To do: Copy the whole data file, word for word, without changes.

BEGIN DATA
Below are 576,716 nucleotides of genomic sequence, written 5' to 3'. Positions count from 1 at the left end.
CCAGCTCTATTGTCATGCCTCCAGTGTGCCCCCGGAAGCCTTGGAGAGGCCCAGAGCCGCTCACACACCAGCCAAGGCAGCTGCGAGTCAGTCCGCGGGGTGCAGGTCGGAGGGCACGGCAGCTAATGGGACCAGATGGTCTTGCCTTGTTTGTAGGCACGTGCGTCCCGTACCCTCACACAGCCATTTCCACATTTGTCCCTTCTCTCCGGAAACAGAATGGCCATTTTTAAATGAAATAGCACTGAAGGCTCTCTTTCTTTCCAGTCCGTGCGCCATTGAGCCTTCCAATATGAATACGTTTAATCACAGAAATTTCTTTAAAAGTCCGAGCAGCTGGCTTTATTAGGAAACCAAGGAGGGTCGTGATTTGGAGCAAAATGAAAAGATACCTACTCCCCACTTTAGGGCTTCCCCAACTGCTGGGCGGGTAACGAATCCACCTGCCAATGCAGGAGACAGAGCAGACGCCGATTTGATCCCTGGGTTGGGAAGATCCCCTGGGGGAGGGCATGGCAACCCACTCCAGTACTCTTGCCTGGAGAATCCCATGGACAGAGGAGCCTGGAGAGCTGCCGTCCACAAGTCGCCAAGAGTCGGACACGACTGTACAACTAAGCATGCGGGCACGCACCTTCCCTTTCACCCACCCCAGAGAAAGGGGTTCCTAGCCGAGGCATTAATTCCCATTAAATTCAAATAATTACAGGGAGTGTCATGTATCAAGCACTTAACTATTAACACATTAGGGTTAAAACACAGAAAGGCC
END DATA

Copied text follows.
Below are 576,716 nucleotides of genomic sequence, written 5' to 3'. Positions count from 1 at the left end.
CCAGCTCTATTGTCATGCCTCCAGTGTGCCCCCGGAAGCCTTGGAGAGGCCCAGAGCCGCTCACACACCAGCCAAGGCAGCTGCGAGTCAGTCCGCGGGGTGCAGGTCGGAGGGCACGGCAGCTAATGGGACCAGATGGTCTTGCCTTGTTTGTAGGCACGTGCGTCCCGTACCCTCACACAGCCATTTCCACATTTGTCCCTTCTCTCCGGAAACAGAATGGCCATTTTTAAATGAAATAGCACTGAAGGCTCTCTTTCTTTCCAGTCCGTGCGCCATTGAGCCTTCCAATATGAATACGTTTAATCACAGAAATTTCTTTAAAAGTCCGAGCAGCTGGCTTTATTAGGAAACCAAGGAGGGTCGTGATTTGGAGCAAAATGAAAAGATACCTACTCCCCACTTTAGGGCTTCCCCAACTGCTGGGCGGGTAACGAATCCACCTGCCAATGCAGGAGACAGAGCAGACGCCGATTTGATCCCTGGGTTGGGAAGATCCCCTGGGGGAGGGCATGGCAACCCACTCCAGTACTCTTGCCTGGAGAATCCCATGGACAGAGGAGCCTGGAGAGCTGCCGTCCACAAGTCGCCAAGAGTCGGACACGACTGTACAACTAAGCATGCGGGCACGCACCTTCCCTTTCACCCACCCCAGAGAAAGGGGTTCCTAGCCGAGGCATTAATTCCCATTAAATTCAAATAATTACAGGGAGTGTCATGTATCAAGCACTTAACTATTAACACATTAGGGTTAAAACACAGAAAGGCC